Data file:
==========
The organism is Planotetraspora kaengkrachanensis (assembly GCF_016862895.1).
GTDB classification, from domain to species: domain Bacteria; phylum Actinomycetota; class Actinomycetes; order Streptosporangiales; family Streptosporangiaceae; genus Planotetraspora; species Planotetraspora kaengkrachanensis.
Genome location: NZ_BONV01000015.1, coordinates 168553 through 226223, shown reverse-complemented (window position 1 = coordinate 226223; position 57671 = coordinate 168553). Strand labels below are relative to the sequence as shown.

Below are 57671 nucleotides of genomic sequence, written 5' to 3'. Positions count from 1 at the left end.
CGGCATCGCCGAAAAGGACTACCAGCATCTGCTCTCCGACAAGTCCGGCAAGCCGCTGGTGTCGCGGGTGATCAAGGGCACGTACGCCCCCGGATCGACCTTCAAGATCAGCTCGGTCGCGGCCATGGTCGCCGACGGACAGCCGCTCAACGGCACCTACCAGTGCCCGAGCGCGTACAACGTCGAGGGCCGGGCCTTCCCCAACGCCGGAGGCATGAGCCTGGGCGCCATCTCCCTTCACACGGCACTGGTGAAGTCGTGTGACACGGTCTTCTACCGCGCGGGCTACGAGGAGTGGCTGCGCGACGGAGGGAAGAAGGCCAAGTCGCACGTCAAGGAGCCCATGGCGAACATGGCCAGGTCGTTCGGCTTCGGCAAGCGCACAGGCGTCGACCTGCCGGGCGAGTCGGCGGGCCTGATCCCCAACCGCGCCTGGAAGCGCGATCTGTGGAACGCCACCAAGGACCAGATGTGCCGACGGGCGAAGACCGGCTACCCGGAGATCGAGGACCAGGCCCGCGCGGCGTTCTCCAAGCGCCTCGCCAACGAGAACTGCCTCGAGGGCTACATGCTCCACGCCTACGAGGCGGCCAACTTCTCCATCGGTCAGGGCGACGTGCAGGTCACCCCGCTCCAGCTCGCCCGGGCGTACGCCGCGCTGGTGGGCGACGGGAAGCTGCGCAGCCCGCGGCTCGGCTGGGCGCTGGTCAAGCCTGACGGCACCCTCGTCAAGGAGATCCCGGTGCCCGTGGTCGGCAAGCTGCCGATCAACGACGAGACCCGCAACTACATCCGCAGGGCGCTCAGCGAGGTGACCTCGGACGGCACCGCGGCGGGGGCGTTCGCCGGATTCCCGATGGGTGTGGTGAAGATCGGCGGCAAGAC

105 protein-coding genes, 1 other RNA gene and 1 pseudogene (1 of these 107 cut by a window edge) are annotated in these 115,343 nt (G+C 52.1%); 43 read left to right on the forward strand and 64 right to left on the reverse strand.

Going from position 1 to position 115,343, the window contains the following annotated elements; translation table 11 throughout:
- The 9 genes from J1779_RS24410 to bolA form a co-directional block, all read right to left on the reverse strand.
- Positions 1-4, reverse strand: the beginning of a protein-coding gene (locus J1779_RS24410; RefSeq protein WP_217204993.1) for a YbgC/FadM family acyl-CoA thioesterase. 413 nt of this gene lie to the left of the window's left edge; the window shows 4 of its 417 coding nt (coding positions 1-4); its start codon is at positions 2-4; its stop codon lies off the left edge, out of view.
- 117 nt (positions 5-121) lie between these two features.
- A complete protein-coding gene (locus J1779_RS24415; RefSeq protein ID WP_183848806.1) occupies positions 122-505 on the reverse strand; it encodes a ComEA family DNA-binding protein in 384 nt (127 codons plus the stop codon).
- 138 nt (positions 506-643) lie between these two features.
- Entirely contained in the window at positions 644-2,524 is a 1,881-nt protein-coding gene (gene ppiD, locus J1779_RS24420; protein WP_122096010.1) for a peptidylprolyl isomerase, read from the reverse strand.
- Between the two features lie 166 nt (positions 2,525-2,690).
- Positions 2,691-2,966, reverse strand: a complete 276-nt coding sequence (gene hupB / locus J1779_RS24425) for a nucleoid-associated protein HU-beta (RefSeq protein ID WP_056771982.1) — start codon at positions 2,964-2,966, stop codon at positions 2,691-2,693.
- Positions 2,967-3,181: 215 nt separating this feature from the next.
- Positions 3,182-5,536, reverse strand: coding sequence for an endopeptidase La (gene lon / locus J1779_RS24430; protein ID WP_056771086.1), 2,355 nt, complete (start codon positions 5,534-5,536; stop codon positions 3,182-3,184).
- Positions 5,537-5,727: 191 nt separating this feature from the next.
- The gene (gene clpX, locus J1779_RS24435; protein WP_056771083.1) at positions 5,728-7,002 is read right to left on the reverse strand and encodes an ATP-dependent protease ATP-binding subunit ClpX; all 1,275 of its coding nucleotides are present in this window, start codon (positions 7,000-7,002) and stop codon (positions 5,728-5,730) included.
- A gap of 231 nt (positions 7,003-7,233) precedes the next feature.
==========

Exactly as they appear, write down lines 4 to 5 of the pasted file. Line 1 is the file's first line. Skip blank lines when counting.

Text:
Below are 57671 nucleotides of genomic sequence, written 5' to 3'. Positions count from 1 at the left end.
CGGCATCGCCGAAAAGGACTACCAGCATCTGCTCTCCGACAAGTCCGGCAAGCCGCTGGTGTCGCGGGTGATCAAGGGCACGTACGCCCCCGGATCGACCTTCAAGATCAGCTCGGTCGCGGCCATGGTCGCCGACGGACAGCCGCTCAACGGCACCTACCAGTGCCCGAGCGCGTACAACGTCGAGGGCCGGGCCTTCCCCAACGCCGGAGGCATGAGCCTGGGCGCCATCTCCCTTCACACGGCACTGGTGAAGTCGTGTGACACGGTCTTCTACCGCGCGGGCTACGAGGAGTGGCTGCGCGACGGAGGGAAGAAGGCCAAGTCGCACGTCAAGGAGCCCATGGCGAACATGGCCAGGTCGTTCGGCTTCGGCAAGCGCACAGGCGTCGACCTGCCGGGCGAGTCGGCGGGCCTGATCCCCAACCGCGCCTGGAAGCGCGATCTGTGGAACGCCACCAAGGACCAGATGTGCCGACGGGCGAAGACCGGCTACCCGGAGATCGAGGACCAGGCCCGCGCGGCGTTCTCCAAGCGCCTCGCCAACGAGAACTGCCTCGAGGGCTACATGCTCCACGCCTACGAGGCGGCCAACTTCTCCATCGGTCAGGGCGACGTGCAGGTCACCCCGCTCCAGCTCGCCCGGGCGTACGCCGCGCTGGTGGGCGACGGGAAGCTGCGCAGCCCGCGGCTCGGCTGGGCGCTGGTCAAGCCTGACGGCACCCTCGTCAAGGAGATCCCGGTGCCCGTGGTCGGCAAGCTGCCGATCAACGACGAGACCCGCAACTACATCCGCAGGGCGCTCAGCGAGGTGACCTCGGACGGCACCGCGGCGGGGGCGTTCGCCGGATTCCCGATGGGTGTGGTGAAGATCGGCGGCAAGAC